What's hot: Trout fishing saved me on several trips last week. Cold fronts coming through every three to four days can make conditions tough, and wind from the north will prevent the tide from coming in. If I can't get on a flat, I resort to drifting for trout. This has kept clients busy with fast action. Ladyfish, bluefish and trout have been caught in the same areas. All of my low-tide areas that normally hold redfish have produced only a few fish.
Tactics: If the redfish bite is not on, I move and provide numbers of fish. I look for deep grass in 3 to 4 feet of water and go to the upwind edge of the flat to start my drift. Wind will help. If your drift is too fast, use a sea anchor, which is a small parachute that provides resistance in the water. This will slow you and allow you to work the area more effectively. If you have a productive drift, then use the GPS track to arrange another drift in the same area.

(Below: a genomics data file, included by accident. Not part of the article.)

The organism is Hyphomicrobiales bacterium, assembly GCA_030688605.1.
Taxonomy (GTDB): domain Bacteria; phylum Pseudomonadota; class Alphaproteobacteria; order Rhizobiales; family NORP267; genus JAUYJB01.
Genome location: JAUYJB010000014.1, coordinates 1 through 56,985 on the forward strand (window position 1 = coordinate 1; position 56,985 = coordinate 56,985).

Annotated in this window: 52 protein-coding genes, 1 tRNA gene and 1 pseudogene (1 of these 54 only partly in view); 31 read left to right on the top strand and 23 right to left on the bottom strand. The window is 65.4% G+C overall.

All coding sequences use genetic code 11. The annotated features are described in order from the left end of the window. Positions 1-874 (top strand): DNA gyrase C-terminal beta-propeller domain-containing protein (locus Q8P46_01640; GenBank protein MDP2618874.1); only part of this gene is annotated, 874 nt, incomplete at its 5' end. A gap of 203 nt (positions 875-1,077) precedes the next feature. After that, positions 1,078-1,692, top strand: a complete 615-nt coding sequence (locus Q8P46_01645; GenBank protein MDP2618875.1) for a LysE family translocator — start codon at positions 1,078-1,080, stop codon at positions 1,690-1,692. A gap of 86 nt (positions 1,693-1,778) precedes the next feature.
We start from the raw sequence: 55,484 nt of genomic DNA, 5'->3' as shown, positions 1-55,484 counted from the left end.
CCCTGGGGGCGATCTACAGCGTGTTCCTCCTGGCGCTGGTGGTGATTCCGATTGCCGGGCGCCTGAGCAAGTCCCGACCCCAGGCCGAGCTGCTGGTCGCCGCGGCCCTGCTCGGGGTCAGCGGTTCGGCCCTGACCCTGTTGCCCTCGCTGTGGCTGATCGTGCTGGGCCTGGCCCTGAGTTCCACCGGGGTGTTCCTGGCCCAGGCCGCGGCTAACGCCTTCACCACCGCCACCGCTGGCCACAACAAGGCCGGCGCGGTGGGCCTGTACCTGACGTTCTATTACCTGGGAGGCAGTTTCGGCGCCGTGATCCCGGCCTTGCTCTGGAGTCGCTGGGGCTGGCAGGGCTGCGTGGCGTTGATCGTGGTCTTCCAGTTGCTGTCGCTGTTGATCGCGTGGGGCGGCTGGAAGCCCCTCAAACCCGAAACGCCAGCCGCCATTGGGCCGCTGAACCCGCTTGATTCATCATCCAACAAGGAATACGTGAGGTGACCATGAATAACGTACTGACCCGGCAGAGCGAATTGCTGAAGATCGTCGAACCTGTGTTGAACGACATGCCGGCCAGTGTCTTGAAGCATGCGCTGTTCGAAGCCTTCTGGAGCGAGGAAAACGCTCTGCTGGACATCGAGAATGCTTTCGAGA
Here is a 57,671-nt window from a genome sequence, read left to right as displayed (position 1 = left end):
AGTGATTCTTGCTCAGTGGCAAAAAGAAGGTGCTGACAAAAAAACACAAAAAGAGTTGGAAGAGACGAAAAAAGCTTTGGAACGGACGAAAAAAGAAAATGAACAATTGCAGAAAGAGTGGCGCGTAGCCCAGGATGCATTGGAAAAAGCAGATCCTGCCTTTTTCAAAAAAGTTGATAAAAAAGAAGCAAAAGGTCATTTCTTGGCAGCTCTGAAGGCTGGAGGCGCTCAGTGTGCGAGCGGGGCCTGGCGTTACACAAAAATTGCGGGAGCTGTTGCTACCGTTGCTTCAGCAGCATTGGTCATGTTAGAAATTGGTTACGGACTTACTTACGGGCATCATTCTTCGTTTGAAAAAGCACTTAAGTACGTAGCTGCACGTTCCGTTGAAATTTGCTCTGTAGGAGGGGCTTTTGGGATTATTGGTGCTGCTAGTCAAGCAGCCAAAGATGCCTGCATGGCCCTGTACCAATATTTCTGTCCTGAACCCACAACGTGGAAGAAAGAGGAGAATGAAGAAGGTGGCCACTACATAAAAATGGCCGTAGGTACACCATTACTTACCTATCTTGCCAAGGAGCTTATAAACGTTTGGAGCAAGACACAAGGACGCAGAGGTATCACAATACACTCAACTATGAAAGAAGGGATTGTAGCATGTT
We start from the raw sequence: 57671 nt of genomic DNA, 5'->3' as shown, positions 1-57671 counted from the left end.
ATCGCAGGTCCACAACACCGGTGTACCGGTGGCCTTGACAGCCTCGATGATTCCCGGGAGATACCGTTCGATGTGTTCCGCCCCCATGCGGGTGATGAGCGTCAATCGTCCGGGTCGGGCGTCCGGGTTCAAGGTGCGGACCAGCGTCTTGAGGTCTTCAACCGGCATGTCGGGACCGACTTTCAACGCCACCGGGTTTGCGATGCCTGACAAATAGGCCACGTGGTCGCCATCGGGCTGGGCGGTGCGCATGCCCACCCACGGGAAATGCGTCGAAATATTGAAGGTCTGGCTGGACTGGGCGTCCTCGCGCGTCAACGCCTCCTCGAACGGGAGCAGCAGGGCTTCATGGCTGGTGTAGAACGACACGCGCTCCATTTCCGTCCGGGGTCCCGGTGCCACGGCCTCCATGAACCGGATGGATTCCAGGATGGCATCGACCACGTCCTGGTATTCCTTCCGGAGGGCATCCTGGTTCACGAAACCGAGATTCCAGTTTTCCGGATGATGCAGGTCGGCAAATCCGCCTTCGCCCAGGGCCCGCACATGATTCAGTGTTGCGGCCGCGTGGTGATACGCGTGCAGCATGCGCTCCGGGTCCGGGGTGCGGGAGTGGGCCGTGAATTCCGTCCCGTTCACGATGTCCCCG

Lure: A few jigs that I use provide a lot of action. Flat-tail grubs have great movement that resemble shrimp or crab. Snap the jig and let it fall to the bottom. The action happens when the jig is falling. Fish hit the jig on the fall 90 percent of the time.
Rob Gorta charters out of St. Petersburg. Call him at (727) 647-7606 or visit captainrobgorta.com.